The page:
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When Blended Families aren’t Blending

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            If you are reading this, chances are you are involved in a blended family. Maybe you are a new step parent or you have married someone who is new to being a step parent. Chances are you struggle on a regular basis and maybe don’t feel this blended family thing was such a good idea. After all, nobody grows up with the dream of second marriages and blended homes. More than likely you feel alone and like everyone else in the world has a better home structure and struggles less than you do. I am here to tell you that couldn’t be further from the truth. 40% of marriages in the United States are blended families, according the US Census Bureau. I would bet money on blended families becoming the majority in the next decade.

Brace yourself for some bad news. The divorce rate of blended families is 70%, compared to that of the national average for first time marriages at 41% . Blended families are just hard. First -time marriages are hard enough with all that comes with them. Add in ex -spouses and kids; things can get a little hairy. The good news is there are ways to make things better when times get rough. I don’t have a psychology degree or anything, but being from a blended family and now having my own, I can say I have legitimate experience in this area. Blended families can be as rewarding as they are challenging. But we need to talk about the challenges and quit pretending they don’t exist. So I will start by sharing some things I have learned the hard way, so maybe you don’t have to.

  1. Great expectations lead to great disappointment.

I find that the more I expect everyone to get along all of the time, the more they don’t. If you have lived in both worlds, you know blended family fights are somehow worse, especially when they involve children. Maybe its because you feel your spouses love for your children is conditional? You love your kiddos unconditionally because they are yours biologically. But do they? This is a huge challenge for blended families. You want your spouse to like your kids all of the time. It’s not going to happen. Expect quarrels and strong emotions. Expect growing pains as your family dynamic evolves and changes.

2. Make time for your spouse. No kids. 

All couples need this time. Blended families need this, and more. Time away from drama and stresses that come with raising kids and step kids. Time to reconnect and remember why you are together in the first place.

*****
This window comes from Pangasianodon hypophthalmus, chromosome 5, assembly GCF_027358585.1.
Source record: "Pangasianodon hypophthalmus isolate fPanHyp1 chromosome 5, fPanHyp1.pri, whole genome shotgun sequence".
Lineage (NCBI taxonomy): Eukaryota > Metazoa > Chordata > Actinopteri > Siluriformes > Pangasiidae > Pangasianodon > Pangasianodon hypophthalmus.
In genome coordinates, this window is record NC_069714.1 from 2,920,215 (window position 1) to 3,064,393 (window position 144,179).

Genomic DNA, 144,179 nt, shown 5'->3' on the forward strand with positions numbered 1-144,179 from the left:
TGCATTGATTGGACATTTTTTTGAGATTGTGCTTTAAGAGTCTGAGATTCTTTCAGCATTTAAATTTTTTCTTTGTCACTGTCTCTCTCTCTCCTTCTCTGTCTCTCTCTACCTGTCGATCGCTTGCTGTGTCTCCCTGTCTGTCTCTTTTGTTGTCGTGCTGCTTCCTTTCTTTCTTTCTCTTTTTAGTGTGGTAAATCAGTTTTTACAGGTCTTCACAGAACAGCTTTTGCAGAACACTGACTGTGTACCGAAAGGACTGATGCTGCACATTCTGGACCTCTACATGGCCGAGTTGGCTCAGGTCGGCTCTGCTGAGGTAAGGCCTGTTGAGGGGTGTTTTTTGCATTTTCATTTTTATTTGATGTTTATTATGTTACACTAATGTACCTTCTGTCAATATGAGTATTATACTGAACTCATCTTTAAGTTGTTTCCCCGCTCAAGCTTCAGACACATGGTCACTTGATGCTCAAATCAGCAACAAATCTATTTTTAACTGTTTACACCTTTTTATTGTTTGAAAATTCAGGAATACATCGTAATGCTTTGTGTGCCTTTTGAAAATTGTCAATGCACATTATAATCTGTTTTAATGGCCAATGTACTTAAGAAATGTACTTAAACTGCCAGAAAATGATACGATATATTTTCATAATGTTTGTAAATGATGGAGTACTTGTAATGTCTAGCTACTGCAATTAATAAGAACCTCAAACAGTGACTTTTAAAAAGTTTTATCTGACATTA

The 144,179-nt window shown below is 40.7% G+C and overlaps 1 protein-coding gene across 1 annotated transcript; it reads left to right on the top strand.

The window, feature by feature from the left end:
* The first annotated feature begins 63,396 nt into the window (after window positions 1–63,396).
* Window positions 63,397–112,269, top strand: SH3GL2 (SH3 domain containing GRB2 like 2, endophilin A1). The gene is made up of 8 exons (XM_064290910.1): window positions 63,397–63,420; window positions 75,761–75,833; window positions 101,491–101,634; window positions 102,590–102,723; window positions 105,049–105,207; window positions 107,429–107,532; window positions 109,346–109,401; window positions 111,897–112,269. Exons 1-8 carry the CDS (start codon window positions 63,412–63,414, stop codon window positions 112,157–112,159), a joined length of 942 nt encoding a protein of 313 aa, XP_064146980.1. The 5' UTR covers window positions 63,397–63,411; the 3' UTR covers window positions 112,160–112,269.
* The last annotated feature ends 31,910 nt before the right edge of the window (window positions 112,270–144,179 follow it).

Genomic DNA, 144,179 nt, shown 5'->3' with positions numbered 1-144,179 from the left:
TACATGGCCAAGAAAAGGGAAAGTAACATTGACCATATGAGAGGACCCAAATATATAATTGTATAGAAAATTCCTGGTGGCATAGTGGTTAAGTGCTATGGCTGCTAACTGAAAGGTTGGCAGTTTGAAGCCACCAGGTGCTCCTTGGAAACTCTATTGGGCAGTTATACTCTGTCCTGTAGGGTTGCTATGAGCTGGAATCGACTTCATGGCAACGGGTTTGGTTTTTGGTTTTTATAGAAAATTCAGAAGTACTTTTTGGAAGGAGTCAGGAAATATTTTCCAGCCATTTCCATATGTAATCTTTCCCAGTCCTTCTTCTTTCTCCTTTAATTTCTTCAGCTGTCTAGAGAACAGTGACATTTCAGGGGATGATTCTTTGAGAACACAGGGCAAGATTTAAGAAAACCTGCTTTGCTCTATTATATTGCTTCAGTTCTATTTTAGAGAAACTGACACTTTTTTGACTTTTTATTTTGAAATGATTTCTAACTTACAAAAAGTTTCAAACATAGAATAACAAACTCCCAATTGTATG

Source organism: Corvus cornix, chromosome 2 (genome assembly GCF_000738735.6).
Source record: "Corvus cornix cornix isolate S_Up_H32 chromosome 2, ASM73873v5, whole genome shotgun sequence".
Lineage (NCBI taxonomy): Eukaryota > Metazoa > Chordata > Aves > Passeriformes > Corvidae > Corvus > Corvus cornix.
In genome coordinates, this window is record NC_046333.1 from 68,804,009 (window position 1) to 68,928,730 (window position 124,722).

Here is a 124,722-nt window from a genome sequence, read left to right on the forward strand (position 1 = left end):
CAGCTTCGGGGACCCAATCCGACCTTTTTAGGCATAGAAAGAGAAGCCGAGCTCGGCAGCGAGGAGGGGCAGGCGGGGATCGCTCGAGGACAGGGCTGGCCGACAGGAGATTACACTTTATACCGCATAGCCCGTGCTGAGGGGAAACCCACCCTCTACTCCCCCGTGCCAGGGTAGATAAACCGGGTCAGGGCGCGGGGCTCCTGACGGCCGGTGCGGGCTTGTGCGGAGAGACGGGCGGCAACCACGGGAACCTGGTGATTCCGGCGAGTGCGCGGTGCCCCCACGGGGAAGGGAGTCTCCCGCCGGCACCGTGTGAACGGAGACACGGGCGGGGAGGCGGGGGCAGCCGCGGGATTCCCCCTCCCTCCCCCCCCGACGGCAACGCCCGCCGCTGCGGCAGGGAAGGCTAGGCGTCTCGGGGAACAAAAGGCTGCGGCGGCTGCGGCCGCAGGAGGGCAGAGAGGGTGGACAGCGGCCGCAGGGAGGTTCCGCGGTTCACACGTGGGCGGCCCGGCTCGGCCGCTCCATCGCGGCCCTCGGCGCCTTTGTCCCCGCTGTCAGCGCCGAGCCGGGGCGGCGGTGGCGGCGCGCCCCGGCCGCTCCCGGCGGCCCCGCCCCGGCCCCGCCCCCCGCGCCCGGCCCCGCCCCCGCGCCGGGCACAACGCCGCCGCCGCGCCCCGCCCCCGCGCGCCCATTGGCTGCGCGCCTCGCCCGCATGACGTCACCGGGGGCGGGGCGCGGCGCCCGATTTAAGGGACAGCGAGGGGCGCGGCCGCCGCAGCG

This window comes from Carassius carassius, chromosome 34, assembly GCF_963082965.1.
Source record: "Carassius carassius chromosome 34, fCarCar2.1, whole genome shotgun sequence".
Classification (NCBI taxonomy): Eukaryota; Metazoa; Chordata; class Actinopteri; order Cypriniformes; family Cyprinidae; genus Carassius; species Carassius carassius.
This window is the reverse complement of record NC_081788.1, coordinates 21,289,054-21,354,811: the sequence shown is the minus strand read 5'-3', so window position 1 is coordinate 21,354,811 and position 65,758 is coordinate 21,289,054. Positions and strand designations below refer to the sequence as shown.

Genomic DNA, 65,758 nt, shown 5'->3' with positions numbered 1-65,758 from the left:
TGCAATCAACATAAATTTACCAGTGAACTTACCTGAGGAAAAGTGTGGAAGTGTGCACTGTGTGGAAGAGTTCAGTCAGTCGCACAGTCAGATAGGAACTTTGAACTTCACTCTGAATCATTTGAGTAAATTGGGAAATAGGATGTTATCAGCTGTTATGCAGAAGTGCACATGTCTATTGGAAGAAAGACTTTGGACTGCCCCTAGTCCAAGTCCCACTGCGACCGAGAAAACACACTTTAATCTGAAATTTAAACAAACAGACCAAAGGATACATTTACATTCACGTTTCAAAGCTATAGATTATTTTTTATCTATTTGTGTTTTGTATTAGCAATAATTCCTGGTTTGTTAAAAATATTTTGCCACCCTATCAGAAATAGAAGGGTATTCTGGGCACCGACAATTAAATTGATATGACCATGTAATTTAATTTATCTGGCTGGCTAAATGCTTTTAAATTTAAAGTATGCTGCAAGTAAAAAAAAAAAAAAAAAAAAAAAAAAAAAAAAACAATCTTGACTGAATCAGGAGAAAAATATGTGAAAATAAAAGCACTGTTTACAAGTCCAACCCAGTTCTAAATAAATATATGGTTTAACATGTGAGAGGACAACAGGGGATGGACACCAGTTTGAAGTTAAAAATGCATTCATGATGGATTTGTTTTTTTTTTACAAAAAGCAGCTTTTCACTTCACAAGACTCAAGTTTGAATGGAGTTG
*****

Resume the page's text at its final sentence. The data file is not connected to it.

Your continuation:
3. Stay out of affairs with the ex-spouse 

Getting involved in arguments or quarrels with the ex-spouse is never a good idea. You may feel you need to step in and protect your spouse from their ex. Chances are you will just stress your spouse out more. Furthermore, harping on what you think about the ex only raises tensions and negative energies. If the children get wind of this, it can lead to them resenting you for taking part in squabbles with their other, biological parent. Be there for support and advice and leave it there.

4. Your kids WILL, at some point, get the best of your spouse 

Your kids get on your nerves at times, test your limits, and eventually bring you to a breaking point. Your spouse is going to feel this way about your kids at some point and its OK. This one is hard. Whose side do you take?  As long as your children are not being abused, the answer to this is to take no side. Be the moderator. This leads me to my next point.

5. Allow your spouse to have some level of authority with your children

Should step parents punish or discipline their step children? This is a debate I’m not getting into here. Whatever you decide, your children need to have general respect for your spouse. Don’t defend them if they don’t listen to rules when you are not around and your spouse steps in. This only teaches your kids that when mom or dad comes home, they will be defended and they don’t have to listen to your spouse. I made this mistake. For years. It doesn’t make things better.

Remember that 30% of marriages with blended families do survive. It takes a lot of work and a lot of love. Growing pains cause discomfort, but are worth it in the end. Next time you are feeling alone, talk to your fellow blended family friends. Ask for their honesty in the struggle. I promise you will find that they too have blended family issues.

If you are really struggling, give it time. The family will adjust and move forward. Kids are wonderful, resilient creatures. They find a way to grow and accept change much better than us adults do. But they need time. I sincerely hope this helps someone and opens a dialogue among individuals in blended households.

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